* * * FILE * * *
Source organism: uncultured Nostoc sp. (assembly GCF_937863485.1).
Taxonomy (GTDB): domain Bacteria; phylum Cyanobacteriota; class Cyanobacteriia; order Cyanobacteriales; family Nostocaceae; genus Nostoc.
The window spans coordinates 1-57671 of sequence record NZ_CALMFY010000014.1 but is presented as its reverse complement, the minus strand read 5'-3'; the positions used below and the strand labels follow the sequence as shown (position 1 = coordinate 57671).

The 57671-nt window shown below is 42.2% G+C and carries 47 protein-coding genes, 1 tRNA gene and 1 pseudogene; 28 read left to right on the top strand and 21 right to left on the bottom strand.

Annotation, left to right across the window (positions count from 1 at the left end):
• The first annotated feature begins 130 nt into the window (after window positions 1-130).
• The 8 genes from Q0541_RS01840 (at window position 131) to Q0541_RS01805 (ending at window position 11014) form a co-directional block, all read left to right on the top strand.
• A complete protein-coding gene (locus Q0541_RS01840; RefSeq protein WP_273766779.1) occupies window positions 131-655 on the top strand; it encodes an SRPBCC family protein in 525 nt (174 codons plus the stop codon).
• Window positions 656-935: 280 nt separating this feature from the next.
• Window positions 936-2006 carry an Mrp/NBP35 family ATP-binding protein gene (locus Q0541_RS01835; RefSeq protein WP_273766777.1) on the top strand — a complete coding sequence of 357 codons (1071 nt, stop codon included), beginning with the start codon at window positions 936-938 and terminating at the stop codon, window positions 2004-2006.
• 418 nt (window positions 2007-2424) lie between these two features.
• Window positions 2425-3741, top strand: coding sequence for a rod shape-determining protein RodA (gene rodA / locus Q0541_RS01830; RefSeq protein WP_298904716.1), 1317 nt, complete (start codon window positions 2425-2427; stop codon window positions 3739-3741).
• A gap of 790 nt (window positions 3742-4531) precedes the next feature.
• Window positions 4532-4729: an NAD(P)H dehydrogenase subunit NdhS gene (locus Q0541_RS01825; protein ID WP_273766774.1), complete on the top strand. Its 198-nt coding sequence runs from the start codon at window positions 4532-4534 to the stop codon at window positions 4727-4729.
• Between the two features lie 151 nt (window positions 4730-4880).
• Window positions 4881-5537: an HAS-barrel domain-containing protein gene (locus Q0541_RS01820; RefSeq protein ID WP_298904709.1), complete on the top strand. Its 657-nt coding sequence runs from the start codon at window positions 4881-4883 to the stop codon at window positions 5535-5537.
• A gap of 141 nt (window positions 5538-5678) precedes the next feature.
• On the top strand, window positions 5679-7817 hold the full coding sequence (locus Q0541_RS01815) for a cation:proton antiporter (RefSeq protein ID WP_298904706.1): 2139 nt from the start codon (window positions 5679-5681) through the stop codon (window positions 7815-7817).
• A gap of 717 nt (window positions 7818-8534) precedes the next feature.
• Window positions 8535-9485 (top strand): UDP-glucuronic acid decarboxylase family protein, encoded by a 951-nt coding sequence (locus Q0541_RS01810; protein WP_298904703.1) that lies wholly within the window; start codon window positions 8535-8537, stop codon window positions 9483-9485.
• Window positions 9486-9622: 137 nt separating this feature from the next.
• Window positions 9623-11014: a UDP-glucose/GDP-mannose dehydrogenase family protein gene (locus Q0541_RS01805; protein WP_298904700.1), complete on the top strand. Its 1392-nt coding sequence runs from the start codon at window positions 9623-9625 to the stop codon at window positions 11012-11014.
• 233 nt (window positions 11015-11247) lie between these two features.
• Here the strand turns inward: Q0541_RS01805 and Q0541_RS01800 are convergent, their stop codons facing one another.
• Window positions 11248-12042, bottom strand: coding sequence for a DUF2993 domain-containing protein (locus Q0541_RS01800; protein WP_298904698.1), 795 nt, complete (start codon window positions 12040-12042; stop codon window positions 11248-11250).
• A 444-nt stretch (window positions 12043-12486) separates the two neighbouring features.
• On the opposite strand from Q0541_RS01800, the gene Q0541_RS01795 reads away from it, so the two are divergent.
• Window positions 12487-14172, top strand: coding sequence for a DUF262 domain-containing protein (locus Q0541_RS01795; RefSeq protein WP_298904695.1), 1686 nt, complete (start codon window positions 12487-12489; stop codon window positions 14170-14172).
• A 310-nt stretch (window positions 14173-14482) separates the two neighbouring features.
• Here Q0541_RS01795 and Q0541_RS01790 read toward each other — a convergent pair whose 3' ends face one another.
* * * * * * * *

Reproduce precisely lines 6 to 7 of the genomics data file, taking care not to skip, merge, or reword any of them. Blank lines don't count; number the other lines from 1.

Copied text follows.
• The first annotated feature begins 130 nt into the window (after window positions 1-130).
• The 8 genes from Q0541_RS01840 (at window position 131) to Q0541_RS01805 (ending at window position 11014) form a co-directional block, all read left to right on the top strand.